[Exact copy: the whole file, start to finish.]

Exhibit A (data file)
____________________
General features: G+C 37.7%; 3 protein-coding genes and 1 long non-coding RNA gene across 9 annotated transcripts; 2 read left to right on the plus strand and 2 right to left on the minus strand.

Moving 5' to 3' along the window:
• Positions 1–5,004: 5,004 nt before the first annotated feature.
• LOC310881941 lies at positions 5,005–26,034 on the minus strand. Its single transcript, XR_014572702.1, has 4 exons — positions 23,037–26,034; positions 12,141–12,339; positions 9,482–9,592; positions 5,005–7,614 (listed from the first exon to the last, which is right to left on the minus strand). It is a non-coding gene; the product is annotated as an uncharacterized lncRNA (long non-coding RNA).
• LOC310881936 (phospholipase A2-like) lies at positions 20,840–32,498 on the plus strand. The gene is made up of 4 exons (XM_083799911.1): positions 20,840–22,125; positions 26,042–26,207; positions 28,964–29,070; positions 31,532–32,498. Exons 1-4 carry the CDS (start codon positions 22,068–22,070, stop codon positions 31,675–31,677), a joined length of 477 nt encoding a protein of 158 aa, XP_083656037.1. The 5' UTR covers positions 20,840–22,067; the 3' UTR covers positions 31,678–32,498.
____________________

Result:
General features: G+C 37.7%; 3 protein-coding genes and 1 long non-coding RNA gene across 9 annotated transcripts; 2 read left to right on the plus strand and 2 right to left on the minus strand.

Moving 5' to 3' along the window:
• Positions 1–5,004: 5,004 nt before the first annotated feature.
• LOC310881941 lies at positions 5,005–26,034 on the minus strand. Its single transcript, XR_014572702.1, has 4 exons — positions 23,037–26,034; positions 12,141–12,339; positions 9,482–9,592; positions 5,005–7,614 (listed from the first exon to the last, which is right to left on the minus strand). It is a non-coding gene; the product is annotated as an uncharacterized lncRNA (long non-coding RNA).
• LOC310881936 (phospholipase A2-like) lies at positions 20,840–32,498 on the plus strand. The gene is made up of 4 exons (XM_083799911.1): positions 20,840–22,125; positions 26,042–26,207; positions 28,964–29,070; positions 31,532–32,498. Exons 1-4 carry the CDS (start codon positions 22,068–22,070, stop codon positions 31,675–31,677), a joined length of 477 nt encoding a protein of 158 aa, XP_083656037.1. The 5' UTR covers positions 20,840–22,067; the 3' UTR covers positions 31,678–32,498.